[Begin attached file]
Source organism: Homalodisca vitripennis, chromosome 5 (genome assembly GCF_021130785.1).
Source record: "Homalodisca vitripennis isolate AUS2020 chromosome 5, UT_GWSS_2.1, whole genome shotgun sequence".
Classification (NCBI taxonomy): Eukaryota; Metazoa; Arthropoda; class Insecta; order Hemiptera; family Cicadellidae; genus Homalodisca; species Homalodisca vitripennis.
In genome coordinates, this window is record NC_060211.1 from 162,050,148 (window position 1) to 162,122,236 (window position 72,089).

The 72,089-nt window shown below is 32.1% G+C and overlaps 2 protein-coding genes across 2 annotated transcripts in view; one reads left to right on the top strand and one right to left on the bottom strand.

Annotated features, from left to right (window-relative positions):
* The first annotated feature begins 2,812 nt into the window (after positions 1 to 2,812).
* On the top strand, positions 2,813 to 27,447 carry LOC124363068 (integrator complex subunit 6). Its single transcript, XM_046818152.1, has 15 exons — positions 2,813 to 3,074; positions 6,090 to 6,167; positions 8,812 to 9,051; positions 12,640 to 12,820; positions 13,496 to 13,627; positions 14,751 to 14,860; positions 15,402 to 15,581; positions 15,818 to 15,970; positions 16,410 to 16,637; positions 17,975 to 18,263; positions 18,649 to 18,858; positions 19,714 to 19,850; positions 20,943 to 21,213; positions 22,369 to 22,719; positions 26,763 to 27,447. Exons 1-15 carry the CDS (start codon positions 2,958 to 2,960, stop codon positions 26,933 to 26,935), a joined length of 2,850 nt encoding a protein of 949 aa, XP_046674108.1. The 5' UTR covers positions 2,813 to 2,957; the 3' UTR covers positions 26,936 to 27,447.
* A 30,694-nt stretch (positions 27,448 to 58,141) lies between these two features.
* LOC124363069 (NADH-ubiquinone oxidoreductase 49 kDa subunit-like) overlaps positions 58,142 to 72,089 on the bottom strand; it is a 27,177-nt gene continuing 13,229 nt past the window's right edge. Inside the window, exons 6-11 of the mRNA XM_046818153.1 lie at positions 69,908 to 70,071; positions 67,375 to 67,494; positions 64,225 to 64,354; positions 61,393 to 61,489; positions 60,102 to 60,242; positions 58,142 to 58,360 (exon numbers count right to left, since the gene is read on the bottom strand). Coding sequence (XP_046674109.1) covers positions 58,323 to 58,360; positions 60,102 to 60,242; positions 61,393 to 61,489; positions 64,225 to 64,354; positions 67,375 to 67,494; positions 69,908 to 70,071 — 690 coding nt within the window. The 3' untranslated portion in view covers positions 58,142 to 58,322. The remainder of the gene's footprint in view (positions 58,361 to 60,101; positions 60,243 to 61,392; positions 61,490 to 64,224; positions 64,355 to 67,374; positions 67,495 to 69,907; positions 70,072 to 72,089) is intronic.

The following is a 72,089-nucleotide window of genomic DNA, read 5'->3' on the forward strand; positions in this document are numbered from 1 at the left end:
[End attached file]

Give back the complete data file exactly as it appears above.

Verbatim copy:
Source organism: Homalodisca vitripennis, chromosome 5 (genome assembly GCF_021130785.1).
Source record: "Homalodisca vitripennis isolate AUS2020 chromosome 5, UT_GWSS_2.1, whole genome shotgun sequence".
Classification (NCBI taxonomy): Eukaryota; Metazoa; Arthropoda; class Insecta; order Hemiptera; family Cicadellidae; genus Homalodisca; species Homalodisca vitripennis.
In genome coordinates, this window is record NC_060211.1 from 162,050,148 (window position 1) to 162,122,236 (window position 72,089).

The 72,089-nt window shown below is 32.1% G+C and overlaps 2 protein-coding genes across 2 annotated transcripts in view; one reads left to right on the top strand and one right to left on the bottom strand.

Annotated features, from left to right (window-relative positions):
* The first annotated feature begins 2,812 nt into the window (after positions 1 to 2,812).
* On the top strand, positions 2,813 to 27,447 carry LOC124363068 (integrator complex subunit 6). Its single transcript, XM_046818152.1, has 15 exons — positions 2,813 to 3,074; positions 6,090 to 6,167; positions 8,812 to 9,051; positions 12,640 to 12,820; positions 13,496 to 13,627; positions 14,751 to 14,860; positions 15,402 to 15,581; positions 15,818 to 15,970; positions 16,410 to 16,637; positions 17,975 to 18,263; positions 18,649 to 18,858; positions 19,714 to 19,850; positions 20,943 to 21,213; positions 22,369 to 22,719; positions 26,763 to 27,447. Exons 1-15 carry the CDS (start codon positions 2,958 to 2,960, stop codon positions 26,933 to 26,935), a joined length of 2,850 nt encoding a protein of 949 aa, XP_046674108.1. The 5' UTR covers positions 2,813 to 2,957; the 3' UTR covers positions 26,936 to 27,447.
* A 30,694-nt stretch (positions 27,448 to 58,141) lies between these two features.
* LOC124363069 (NADH-ubiquinone oxidoreductase 49 kDa subunit-like) overlaps positions 58,142 to 72,089 on the bottom strand; it is a 27,177-nt gene continuing 13,229 nt past the window's right edge. Inside the window, exons 6-11 of the mRNA XM_046818153.1 lie at positions 69,908 to 70,071; positions 67,375 to 67,494; positions 64,225 to 64,354; positions 61,393 to 61,489; positions 60,102 to 60,242; positions 58,142 to 58,360 (exon numbers count right to left, since the gene is read on the bottom strand). Coding sequence (XP_046674109.1) covers positions 58,323 to 58,360; positions 60,102 to 60,242; positions 61,393 to 61,489; positions 64,225 to 64,354; positions 67,375 to 67,494; positions 69,908 to 70,071 — 690 coding nt within the window. The 3' untranslated portion in view covers positions 58,142 to 58,322. The remainder of the gene's footprint in view (positions 58,361 to 60,101; positions 60,243 to 61,392; positions 61,490 to 64,224; positions 64,355 to 67,374; positions 67,495 to 69,907; positions 70,072 to 72,089) is intronic.

The following is a 72,089-nucleotide window of genomic DNA, read 5'->3' on the forward strand; positions in this document are numbered from 1 at the left end: